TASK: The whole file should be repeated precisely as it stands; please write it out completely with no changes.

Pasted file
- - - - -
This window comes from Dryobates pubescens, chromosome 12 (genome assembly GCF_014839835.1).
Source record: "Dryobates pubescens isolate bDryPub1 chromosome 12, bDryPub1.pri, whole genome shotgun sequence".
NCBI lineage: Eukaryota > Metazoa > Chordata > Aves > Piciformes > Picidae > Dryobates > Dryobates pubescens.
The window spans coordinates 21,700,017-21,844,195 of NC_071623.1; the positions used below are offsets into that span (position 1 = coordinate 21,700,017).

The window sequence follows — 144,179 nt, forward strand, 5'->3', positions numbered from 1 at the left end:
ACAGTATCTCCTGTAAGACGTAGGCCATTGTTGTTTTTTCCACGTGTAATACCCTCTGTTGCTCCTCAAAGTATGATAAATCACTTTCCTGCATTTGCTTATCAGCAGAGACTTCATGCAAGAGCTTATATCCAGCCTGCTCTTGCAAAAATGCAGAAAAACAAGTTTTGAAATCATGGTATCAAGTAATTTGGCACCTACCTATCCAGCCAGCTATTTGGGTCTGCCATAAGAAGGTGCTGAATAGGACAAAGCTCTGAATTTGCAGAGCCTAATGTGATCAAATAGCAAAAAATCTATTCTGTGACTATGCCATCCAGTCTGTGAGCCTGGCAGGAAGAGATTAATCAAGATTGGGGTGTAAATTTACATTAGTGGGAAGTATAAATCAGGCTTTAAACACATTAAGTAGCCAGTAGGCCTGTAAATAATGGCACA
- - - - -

This window comes from Dryobates pubescens, chromosome 12 (genome assembly GCF_014839835.1).
Source record: "Dryobates pubescens isolate bDryPub1 chromosome 12, bDryPub1.pri, whole genome shotgun sequence".
NCBI lineage: Eukaryota > Metazoa > Chordata > Aves > Piciformes > Picidae > Dryobates > Dryobates pubescens.
The window spans coordinates 21,700,017-21,844,195 of NC_071623.1; the positions used below are offsets into that span (position 1 = coordinate 21,700,017).

The window sequence follows — 144,179 nt, forward strand, 5'->3', positions numbered from 1 at the left end:
ACAGTATCTCCTGTAAGACGTAGGCCATTGTTGTTTTTTCCACGTGTAATACCCTCTGTTGCTCCTCAAAGTATGATAAATCACTTTCCTGCATTTGCTTATCAGCAGAGACTTCATGCAAGAGCTTATATCCAGCCTGCTCTTGCAAAAATGCAGAAAAACAAGTTTTGAAATCATGGTATCAAGTAATTTGGCACCTACCTATCCAGCCAGCTATTTGGGTCTGCCATAAGAAGGTGCTGAATAGGACAAAGCTCTGAATTTGCAGAGCCTAATGTGATCAAATAGCAAAAAATCTATTCTGTGACTATGCCATCCAGTCTGTGAGCCTGGCAGGAAGAGATTAATCAAGATTGGGGTGTAAATTTACATTAGTGGGAAGTATAAATCAGGCTTTAAACACATTAAGTAGCCAGTAGGCCTGTAAATAATGGCACA